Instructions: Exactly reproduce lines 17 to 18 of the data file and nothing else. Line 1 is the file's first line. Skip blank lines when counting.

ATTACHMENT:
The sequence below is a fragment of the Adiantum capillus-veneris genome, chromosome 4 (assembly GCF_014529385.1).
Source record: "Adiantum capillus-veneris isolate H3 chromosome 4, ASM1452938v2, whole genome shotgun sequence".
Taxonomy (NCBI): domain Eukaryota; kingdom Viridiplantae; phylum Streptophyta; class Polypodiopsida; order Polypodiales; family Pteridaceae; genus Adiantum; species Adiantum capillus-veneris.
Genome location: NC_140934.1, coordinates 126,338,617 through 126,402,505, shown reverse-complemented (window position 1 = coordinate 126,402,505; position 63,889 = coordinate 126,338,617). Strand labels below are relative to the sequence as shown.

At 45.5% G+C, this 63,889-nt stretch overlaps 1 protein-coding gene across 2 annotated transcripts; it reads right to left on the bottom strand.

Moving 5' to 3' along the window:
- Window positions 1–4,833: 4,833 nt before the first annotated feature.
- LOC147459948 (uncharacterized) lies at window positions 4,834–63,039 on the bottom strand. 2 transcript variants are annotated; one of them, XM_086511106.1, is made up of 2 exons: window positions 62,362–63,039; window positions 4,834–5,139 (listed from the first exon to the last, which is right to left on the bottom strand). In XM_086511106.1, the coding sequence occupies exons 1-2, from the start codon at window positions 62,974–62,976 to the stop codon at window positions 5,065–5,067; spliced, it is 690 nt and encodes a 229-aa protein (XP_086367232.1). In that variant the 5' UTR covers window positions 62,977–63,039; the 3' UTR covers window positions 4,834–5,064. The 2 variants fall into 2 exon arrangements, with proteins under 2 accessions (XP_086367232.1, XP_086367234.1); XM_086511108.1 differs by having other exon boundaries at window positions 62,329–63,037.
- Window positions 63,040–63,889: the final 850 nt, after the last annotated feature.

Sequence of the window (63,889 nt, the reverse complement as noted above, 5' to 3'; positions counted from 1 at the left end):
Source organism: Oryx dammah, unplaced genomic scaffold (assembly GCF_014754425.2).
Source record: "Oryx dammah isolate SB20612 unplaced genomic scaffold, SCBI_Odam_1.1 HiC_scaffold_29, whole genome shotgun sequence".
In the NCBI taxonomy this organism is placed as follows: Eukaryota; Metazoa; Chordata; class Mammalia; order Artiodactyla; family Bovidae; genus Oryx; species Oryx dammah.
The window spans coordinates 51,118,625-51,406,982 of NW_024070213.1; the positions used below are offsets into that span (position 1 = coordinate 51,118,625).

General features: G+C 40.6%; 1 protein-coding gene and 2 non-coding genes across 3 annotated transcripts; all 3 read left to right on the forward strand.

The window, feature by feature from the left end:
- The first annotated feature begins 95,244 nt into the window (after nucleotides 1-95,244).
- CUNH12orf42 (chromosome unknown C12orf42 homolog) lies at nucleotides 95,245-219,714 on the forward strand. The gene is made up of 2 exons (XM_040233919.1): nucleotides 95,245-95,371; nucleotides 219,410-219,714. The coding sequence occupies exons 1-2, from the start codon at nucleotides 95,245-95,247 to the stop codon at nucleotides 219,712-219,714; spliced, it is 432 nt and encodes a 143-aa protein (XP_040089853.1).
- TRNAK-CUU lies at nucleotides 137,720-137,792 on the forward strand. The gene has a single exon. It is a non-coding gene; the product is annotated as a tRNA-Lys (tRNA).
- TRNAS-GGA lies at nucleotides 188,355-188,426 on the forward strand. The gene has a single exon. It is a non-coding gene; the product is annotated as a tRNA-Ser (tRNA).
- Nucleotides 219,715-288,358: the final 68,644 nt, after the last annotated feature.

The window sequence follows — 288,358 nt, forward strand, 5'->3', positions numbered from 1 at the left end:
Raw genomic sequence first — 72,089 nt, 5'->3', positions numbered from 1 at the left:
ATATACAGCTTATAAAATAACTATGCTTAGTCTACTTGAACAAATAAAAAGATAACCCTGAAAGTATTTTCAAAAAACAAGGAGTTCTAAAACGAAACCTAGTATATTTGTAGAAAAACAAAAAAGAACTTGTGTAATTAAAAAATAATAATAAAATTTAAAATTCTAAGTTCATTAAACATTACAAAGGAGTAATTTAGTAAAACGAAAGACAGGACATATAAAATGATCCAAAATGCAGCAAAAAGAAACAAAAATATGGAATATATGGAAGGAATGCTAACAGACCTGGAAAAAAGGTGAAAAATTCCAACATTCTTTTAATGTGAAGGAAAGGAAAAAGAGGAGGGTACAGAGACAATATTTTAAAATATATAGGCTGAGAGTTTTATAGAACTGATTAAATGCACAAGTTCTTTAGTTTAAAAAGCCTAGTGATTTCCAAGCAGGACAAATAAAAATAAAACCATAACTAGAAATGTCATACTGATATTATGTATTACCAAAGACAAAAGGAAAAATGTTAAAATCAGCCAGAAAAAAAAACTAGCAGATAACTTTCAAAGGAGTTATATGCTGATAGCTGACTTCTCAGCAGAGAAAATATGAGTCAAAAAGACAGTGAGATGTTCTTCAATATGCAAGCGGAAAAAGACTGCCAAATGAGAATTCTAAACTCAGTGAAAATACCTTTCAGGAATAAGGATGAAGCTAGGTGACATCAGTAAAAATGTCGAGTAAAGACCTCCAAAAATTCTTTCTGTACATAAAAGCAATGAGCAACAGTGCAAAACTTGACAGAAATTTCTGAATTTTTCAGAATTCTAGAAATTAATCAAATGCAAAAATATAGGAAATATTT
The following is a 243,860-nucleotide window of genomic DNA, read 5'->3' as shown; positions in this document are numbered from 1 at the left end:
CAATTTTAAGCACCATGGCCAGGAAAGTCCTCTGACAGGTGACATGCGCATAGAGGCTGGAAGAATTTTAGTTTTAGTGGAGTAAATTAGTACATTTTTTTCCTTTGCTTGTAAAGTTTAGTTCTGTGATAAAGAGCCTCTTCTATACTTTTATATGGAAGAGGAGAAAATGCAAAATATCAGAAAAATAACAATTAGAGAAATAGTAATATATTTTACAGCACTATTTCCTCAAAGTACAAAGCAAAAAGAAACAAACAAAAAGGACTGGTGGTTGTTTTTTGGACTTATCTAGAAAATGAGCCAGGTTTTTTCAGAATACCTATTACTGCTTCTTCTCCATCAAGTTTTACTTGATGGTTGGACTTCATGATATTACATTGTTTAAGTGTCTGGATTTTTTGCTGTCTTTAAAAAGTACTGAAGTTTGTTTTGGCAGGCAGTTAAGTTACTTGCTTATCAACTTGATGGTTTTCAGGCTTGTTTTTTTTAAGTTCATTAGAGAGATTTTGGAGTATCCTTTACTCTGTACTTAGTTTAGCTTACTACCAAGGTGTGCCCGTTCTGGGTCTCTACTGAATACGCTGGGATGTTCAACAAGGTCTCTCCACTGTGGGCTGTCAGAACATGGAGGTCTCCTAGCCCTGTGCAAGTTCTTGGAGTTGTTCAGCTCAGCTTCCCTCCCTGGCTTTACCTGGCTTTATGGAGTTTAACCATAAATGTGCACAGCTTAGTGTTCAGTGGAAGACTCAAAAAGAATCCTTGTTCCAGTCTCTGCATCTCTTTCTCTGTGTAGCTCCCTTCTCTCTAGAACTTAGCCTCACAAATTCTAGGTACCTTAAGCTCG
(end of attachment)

- The first annotated feature begins 95,244 nt into the window (after nucleotides 1-95,244).
- CUNH12orf42 (chromosome unknown C12orf42 homolog) lies at nucleotides 95,245-219,714 on the forward strand. The gene is made up of 2 exons (XM_040233919.1): nucleotides 95,245-95,371; nucleotides 219,410-219,714. The coding sequence occupies exons 1-2, from the start codon at nucleotides 95,245-95,247 to the stop codon at nucleotides 219,712-219,714; spliced, it is 432 nt and encodes a 143-aa protein (XP_040089853.1).